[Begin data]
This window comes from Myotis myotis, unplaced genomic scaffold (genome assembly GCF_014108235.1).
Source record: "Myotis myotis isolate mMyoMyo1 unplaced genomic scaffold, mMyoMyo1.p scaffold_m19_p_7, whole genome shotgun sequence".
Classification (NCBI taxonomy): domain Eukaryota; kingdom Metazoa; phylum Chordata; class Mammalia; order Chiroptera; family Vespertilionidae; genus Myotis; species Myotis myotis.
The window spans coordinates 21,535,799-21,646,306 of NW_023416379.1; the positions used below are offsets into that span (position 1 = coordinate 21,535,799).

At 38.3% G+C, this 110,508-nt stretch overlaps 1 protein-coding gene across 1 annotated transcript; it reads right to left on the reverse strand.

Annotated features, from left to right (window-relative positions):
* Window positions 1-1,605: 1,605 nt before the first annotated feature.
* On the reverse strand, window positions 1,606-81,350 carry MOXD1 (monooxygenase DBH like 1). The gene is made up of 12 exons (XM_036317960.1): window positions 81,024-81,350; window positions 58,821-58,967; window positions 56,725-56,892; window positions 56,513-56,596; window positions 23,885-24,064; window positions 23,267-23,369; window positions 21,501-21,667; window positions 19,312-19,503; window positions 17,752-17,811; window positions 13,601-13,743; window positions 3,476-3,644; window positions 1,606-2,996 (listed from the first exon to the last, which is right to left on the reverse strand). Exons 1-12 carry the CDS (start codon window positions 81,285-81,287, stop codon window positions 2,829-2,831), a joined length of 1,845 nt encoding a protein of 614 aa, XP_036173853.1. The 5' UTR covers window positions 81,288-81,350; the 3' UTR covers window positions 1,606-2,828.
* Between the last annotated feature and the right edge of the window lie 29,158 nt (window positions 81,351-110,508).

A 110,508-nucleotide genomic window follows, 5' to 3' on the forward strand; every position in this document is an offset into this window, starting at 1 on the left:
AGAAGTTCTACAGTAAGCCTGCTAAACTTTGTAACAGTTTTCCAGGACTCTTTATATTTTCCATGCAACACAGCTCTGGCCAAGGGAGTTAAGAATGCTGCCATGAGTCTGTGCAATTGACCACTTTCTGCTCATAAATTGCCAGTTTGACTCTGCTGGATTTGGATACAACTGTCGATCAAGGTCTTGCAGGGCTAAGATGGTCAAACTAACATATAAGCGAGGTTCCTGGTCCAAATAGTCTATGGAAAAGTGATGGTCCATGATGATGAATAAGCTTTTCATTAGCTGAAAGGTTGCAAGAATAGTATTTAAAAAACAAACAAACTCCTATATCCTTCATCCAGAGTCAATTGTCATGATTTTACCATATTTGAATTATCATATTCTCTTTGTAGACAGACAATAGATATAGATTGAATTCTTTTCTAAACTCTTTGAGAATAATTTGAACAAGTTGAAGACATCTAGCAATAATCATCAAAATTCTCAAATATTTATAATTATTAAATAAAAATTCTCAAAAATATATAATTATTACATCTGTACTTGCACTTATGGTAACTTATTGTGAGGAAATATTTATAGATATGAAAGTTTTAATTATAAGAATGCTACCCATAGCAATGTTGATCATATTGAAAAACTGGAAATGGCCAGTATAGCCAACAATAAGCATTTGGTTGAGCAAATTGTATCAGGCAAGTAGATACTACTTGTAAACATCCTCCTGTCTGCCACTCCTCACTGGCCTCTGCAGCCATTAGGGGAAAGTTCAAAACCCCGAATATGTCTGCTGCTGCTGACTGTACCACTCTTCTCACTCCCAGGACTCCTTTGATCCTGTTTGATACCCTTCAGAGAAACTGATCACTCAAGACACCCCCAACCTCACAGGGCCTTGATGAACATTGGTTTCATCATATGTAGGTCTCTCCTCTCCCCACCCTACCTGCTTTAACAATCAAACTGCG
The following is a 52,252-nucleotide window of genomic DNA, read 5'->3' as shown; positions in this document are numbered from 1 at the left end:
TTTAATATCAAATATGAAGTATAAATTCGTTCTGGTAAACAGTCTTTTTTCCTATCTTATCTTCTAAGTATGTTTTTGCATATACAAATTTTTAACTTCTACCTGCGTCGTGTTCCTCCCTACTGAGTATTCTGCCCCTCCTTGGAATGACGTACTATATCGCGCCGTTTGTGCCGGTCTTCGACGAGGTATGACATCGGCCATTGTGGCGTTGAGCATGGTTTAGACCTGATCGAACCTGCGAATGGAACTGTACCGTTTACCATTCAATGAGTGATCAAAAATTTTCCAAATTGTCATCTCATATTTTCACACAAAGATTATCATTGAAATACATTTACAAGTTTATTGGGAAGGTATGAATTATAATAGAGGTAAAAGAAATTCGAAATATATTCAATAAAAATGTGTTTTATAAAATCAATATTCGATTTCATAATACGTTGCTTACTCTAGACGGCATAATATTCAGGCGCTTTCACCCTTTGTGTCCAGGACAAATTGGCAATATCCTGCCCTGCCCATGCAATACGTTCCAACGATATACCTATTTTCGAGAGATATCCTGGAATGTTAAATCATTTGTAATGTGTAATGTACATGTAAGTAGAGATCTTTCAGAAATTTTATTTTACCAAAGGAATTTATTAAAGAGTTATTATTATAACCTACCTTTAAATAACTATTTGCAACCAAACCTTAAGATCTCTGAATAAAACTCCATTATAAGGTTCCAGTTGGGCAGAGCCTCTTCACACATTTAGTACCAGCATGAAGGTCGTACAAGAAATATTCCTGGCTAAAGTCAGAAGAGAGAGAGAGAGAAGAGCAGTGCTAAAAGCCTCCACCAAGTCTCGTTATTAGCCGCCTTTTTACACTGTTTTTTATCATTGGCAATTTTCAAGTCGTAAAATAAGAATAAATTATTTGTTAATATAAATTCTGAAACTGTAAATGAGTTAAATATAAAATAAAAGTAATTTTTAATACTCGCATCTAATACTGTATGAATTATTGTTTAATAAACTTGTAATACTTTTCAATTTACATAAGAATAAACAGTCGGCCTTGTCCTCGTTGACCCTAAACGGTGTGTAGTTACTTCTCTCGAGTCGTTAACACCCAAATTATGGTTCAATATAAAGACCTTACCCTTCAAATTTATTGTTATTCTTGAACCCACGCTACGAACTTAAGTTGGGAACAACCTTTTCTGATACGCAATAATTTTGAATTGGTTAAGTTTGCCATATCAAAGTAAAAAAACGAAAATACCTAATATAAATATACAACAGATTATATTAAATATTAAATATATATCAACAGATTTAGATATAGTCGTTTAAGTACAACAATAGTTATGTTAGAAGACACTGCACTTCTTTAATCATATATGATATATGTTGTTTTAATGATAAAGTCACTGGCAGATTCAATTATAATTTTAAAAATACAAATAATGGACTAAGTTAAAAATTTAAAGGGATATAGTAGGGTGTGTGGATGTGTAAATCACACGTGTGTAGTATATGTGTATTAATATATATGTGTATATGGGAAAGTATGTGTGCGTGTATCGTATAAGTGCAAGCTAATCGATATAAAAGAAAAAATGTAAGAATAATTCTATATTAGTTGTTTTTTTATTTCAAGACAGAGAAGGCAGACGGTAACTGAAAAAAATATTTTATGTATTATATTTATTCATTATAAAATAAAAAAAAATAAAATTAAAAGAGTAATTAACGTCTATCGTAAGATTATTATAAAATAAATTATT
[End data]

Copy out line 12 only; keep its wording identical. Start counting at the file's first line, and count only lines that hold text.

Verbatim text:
The following is a 52,252-nucleotide window of genomic DNA, read 5'->3' as shown; positions in this document are numbered from 1 at the left end: